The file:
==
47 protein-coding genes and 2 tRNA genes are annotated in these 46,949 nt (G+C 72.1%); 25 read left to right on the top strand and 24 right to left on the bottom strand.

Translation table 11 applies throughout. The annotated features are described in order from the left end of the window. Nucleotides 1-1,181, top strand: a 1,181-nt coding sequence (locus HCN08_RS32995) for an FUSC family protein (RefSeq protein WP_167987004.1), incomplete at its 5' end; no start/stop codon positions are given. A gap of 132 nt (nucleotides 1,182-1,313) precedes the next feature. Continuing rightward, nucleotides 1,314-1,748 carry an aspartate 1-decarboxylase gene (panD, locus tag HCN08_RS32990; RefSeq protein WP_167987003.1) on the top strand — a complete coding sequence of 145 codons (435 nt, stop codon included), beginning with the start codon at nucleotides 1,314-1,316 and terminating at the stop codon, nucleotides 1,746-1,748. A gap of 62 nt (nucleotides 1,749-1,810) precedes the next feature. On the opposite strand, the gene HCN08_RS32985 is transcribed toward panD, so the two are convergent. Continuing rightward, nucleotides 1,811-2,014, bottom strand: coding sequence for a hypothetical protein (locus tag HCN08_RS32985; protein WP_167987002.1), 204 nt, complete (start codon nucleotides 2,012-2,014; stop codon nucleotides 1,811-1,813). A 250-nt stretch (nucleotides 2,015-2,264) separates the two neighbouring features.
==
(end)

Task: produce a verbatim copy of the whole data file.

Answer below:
47 protein-coding genes and 2 tRNA genes are annotated in these 46,949 nt (G+C 72.1%); 25 read left to right on the top strand and 24 right to left on the bottom strand.

Translation table 11 applies throughout. The annotated features are described in order from the left end of the window. Nucleotides 1-1,181, top strand: a 1,181-nt coding sequence (locus HCN08_RS32995) for an FUSC family protein (RefSeq protein WP_167987004.1), incomplete at its 5' end; no start/stop codon positions are given. A gap of 132 nt (nucleotides 1,182-1,313) precedes the next feature. Continuing rightward, nucleotides 1,314-1,748 carry an aspartate 1-decarboxylase gene (panD, locus tag HCN08_RS32990; RefSeq protein WP_167987003.1) on the top strand — a complete coding sequence of 145 codons (435 nt, stop codon included), beginning with the start codon at nucleotides 1,314-1,316 and terminating at the stop codon, nucleotides 1,746-1,748. A gap of 62 nt (nucleotides 1,749-1,810) precedes the next feature. On the opposite strand, the gene HCN08_RS32985 is transcribed toward panD, so the two are convergent. Continuing rightward, nucleotides 1,811-2,014, bottom strand: coding sequence for a hypothetical protein (locus tag HCN08_RS32985; protein WP_167987002.1), 204 nt, complete (start codon nucleotides 2,012-2,014; stop codon nucleotides 1,811-1,813). A 250-nt stretch (nucleotides 2,015-2,264) separates the two neighbouring features.